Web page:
Bridget McKenzie is the director of Flow Associates

How to energise local culture campaigns

Bridget McKenzie, Issue 112/03, p17, 01.03.2012
Since the credit crunch in 2008, I’ve been involved with or observed four campaigns that aimed to save or take over threatened museums and libraries.

Even where there have been successes, I’ve seen dips in enthusiasm and cohesion. This is my take on why that happens.

When a museum depends on one fund or is controlled by one authority it is harder for staff and supporters to voice alternative options for its future.

Protest can be impossible for staff, so external advocates must lead campaigns. Outsiders may have great skills but lack grounding in the organisation’s values, histories and practices. When staff can’t communicate freely with supporters, both can feel isolated and demotivated.

Supporters step back, thinking they lack expertise or ideas. A sense of agency is lost when the authority gives no time or due process for consultation.

Threat scenarios can switch from a sudden cut decision to a long drawn out process to establish an alternative. Support groups may wait months for decisions from commissioners or funders. Energy can be depleted by being in limbo, so the numbers dwindle while people give time to new campaigns as cuts hit elsewhere.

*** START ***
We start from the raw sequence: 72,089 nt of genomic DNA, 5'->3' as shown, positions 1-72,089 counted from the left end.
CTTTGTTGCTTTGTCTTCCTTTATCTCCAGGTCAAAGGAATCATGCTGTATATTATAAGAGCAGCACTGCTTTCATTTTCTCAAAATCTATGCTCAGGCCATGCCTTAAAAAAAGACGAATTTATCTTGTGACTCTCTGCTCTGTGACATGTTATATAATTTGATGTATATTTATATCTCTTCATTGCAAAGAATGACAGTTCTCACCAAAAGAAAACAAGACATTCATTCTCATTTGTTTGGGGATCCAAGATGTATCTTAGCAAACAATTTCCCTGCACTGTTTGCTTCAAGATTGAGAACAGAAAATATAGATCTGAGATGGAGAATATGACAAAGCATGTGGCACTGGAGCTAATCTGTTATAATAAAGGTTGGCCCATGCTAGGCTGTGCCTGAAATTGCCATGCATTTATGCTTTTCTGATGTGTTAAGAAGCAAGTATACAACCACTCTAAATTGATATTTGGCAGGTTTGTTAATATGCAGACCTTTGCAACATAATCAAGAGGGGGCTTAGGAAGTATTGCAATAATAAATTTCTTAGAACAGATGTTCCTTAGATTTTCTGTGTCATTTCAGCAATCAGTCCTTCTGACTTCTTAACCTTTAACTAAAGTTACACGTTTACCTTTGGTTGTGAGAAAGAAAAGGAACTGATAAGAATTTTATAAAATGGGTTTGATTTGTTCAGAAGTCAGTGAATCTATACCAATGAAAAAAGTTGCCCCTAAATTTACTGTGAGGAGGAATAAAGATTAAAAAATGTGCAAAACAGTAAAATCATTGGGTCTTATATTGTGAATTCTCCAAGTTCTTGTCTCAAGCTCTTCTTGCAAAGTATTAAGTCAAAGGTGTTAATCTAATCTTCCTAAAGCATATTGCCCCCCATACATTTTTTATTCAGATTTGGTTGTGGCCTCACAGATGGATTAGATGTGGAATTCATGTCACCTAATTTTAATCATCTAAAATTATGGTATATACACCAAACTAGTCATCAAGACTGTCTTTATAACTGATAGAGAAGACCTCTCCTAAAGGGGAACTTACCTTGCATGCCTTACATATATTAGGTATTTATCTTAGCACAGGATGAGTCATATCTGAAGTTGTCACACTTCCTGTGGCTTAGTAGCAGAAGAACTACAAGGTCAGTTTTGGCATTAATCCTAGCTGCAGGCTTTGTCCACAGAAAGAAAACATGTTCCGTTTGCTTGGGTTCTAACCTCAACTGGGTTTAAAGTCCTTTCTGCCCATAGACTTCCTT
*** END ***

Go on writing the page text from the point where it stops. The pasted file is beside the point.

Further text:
These are conflict situations, and in these there are always winners and losers. People find the prospect of losing (or indeed winning) stressful and can react by being more antagonistic or by withdrawing.

Tensions can turn healthy debates into scraps, for example, about prioritising either material assets or cultural programmes.

It’s harder to maintain a critical mass of enthusiastic support when the organisation is (or is seen as) modest, remote, niche or ramshackle. The less kudos, the harder it is to attract the right pro bono services, celebrity advocates or private backers.
 
If you can attract such support, the more energised campaigners will be and the more viable any takeover proposals.

While I’m critical of the big society, mainly because I’m critical of austerity measures, I don’t think it’s all bad. The promotion of civic participation in running services and the transfer of community assets are two things that can be positive.

However, museums need time and guidance to be participatory because their role is traditionally to nurture expertise and protect vulnerable assets. And communities need time and guidance to ready themselves to save or take over community assets.

The infrastructure for a transition to a big society is not fully formed and cultural services may not be seen as priorities for big society coordinators.

Museums have to be proactive. They need to work hard at building advocates, give them a sense of ownership, help them bond and pool tactics for sustainability.

Let the advocates discover and promote the kudos of the museum and imagine ways to design better services.

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